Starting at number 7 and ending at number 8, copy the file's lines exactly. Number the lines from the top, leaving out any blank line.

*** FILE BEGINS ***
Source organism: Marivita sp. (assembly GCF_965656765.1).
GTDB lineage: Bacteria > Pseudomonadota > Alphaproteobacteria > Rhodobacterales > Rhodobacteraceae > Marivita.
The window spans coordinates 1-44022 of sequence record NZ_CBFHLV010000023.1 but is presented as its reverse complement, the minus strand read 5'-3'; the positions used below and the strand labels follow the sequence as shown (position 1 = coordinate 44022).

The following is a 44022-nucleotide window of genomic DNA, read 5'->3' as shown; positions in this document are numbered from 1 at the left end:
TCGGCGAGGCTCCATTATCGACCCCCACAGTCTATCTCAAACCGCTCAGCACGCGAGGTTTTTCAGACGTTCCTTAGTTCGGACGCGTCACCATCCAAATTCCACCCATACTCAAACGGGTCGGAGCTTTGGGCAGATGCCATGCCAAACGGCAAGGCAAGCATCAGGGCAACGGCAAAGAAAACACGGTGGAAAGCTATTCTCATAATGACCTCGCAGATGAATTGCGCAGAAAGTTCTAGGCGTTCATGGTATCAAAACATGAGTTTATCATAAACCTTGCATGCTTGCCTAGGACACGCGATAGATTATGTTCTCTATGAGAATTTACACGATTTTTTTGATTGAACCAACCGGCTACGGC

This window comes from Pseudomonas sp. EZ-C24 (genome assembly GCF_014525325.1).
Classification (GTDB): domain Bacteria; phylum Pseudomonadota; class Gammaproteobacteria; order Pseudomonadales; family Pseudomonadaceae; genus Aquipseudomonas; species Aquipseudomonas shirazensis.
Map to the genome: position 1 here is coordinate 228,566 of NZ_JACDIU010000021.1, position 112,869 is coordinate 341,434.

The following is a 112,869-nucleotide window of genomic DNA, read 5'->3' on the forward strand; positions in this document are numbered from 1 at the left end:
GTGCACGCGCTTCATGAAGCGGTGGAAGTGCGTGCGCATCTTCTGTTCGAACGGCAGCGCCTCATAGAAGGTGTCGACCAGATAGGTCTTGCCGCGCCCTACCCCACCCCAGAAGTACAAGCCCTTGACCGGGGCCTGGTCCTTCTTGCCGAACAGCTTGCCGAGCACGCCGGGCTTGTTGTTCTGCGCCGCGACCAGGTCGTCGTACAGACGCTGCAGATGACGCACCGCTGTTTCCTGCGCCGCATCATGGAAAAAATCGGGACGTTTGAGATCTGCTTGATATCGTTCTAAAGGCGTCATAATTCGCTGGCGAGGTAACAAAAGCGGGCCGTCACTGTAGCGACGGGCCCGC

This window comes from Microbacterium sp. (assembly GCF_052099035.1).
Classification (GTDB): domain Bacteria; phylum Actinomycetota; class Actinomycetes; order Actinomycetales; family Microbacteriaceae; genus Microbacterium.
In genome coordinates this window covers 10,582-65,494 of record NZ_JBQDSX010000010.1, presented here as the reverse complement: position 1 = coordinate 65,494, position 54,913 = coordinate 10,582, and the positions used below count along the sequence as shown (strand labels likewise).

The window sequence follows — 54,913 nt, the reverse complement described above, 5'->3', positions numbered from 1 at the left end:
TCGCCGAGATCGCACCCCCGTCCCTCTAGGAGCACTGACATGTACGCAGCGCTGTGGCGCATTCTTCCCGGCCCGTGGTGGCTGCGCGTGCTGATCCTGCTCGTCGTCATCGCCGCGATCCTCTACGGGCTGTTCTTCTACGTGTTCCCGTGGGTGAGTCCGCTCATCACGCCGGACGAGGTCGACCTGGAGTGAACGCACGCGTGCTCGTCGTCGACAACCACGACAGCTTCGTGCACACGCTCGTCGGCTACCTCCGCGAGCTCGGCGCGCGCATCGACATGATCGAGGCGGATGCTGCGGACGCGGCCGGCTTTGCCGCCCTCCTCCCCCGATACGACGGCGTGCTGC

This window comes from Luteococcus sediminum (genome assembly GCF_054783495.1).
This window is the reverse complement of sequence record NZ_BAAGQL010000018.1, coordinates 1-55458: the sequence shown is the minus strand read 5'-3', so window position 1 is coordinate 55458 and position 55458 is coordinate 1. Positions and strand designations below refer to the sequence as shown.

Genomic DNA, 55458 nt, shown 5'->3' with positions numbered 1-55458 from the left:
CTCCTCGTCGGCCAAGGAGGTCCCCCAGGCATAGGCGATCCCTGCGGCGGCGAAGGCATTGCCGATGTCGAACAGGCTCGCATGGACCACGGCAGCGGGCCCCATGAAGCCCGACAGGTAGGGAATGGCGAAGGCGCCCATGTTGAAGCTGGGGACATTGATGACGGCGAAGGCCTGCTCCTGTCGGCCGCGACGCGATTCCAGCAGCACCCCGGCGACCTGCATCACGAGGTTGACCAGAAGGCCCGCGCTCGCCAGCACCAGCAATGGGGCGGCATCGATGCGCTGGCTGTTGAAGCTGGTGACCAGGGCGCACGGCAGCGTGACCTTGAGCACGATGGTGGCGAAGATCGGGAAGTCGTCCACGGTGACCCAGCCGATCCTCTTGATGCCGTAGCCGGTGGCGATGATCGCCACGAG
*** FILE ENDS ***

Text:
Classification (GTDB): domain Bacteria; phylum Pseudomonadota; class Gammaproteobacteria; order Pseudomonadales; family Pseudomonadaceae; genus Aquipseudomonas; species Aquipseudomonas shirazensis.
Map to the genome: position 1 here is coordinate 228,566 of NZ_JACDIU010000021.1, position 112,869 is coordinate 341,434.